17. "I did not mean to take those chances; no, I meant to be born among the higher ranks."

18. "Now, Caroline, is it not better to be born under a government where there are no such ranks, and where the only nobility is talent and virtue ?"


19. "Talent and virtue," said Caroline, with a smile; I think wealth constitutes our nobility, and the right of abusing each other, our liberty."

20. "You are as fond of aphorisms," said Horace, "as Lavater was."

21. "Let me ask you," said Caroline, "if our rich men, who ride in their own carriages, who have fine houses, and who count by millions, are not our great men?"

22. "They have all the greatness," said Horace, "that money can buy; but this is very limited."

23. "Well, in my opinion," said Caroline, "money is power."

24. "You mistake," said Horace, " money may be temporary power, but talent is power itself; and, when united with virtue, is godlike power, before which the mere man of millions quails."

25. "Well, Horace," said Caroline, "I really wish you the

• La-va'ter, (John Gasper,) à celebrated physiognomist, born at Zurich, in 1741

possession of talent, and principle, and wealth into the bargain. The latter, you think, will follow the two former, simply at your beck ;- you smile, but I feel as determined in my way of thinking, as you do in yours."



MONOTONE is a protracted sameness of sound on successive syllables or words.

Monotone, as here used, does not mean a succession of sounds perfectly similar, but simply that a similarity of tone, with slight modifications, prevails throughout the piece to be read.

RULE 15. Language that is grave, grand, or sublime, generally requires the monotone.



1. O the grave! the grave! It būries ēvery error; covers ēvery defect; extinguishes every resentment.

2. The bell strikes one. We take nō nōte of time,
To give it then a tongue,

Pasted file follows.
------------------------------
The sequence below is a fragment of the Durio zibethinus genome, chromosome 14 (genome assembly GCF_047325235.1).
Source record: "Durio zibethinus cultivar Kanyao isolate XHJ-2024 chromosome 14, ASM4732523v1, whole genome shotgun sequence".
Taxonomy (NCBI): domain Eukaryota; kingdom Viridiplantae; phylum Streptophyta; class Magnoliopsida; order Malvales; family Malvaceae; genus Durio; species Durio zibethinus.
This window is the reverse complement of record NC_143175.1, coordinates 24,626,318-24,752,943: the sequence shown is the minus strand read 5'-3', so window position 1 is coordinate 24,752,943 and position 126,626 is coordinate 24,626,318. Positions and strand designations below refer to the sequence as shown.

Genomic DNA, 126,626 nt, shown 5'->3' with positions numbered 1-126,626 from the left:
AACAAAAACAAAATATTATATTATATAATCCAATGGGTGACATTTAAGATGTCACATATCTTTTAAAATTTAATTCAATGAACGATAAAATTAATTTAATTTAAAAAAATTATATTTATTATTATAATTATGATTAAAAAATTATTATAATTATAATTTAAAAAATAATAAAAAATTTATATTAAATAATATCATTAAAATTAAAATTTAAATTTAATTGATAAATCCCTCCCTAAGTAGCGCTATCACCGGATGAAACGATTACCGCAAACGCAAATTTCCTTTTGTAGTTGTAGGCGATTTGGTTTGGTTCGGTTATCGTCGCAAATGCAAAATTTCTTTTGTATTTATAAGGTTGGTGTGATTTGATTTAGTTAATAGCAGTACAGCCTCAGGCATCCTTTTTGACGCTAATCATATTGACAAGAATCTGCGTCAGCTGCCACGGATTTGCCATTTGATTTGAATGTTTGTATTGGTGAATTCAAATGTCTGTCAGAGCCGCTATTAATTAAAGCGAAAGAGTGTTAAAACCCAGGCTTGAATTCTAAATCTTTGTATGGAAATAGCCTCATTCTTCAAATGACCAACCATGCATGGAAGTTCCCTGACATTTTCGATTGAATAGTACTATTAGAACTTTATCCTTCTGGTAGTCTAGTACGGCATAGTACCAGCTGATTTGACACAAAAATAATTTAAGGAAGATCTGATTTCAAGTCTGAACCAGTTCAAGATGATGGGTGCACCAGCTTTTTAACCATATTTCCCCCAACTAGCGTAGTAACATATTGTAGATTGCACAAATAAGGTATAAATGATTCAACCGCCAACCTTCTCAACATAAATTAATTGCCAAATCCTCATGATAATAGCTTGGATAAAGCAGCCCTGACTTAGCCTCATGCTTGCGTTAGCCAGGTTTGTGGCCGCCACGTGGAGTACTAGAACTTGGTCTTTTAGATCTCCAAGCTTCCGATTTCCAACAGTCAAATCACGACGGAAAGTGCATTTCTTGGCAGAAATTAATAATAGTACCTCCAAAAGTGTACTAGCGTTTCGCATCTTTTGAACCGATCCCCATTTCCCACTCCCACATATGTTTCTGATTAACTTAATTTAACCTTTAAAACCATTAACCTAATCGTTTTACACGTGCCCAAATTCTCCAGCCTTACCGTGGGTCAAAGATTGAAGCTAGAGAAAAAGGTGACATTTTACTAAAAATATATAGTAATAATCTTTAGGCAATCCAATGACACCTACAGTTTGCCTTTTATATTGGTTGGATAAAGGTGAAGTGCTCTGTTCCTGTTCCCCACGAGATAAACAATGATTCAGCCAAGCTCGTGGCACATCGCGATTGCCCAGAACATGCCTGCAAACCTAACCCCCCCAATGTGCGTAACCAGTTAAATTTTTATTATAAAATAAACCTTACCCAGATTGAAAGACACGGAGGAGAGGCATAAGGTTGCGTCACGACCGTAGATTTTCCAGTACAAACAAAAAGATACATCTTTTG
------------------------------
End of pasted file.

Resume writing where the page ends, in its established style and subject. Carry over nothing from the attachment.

As if an angel spōke,

But from its loss.
Is wise in man.

I feel the solemn sound. If heard aright,

It is the knell of my departed hour.


Then the earth shook and trembled; the foundations, also, of the hills moved, and were shaken, because he was wroth. There went up a smōke out of his nostrils, and fire out of his mouth de

QUESTIONS? What is monotone? Does it mean a succession of sounds perfectly similar? What is the rule for monotone? Give an example.

voured. He bowed the heavens, also, and came down, and darkness was under his feet; and he rōde upon a cherub, and did fly; yea, he did fly upon the wings of the wind.


What hand unseen

Impēls me ōnward through the glowing ōrbs
Of habitable nature, fär remōte,

To the dread confines of eternal night,
To sōlitudes of väst, unpeopled space,
The deserts of creation, wide and wild,
Where embryo systems and unkindled suns
Sleep in the womb of chaos? Fancy droops,
And thought, astōnished, stōps her bōld career.


1. In thoughts from the visions of the night, when deep sleep falleth on men, fear came upon me, and trembling, which made all my bones to shake. Then a spirit passed before my face; the hair of my flesh stood up. It stood still, but I could not discern the form thereof; an image was before mine eyes, there was silence, and I heard a võice, saying, Shall mōrtal mān bē mōre jūst than God? Shall a mān bē mōre pūre than his Maker?


2. Wide as the world is his command,

Vast as eternity his love;

Firm as a rōck his truth shall stand,
When rolling years shall cease to move.

The high-born sōul

Disdains to rest her heaven-aspiring wing,
Beneath its native quarry. Tired of earth
And this diurnal scene, she springs alōft
Through fields of air, pursues the flying storm,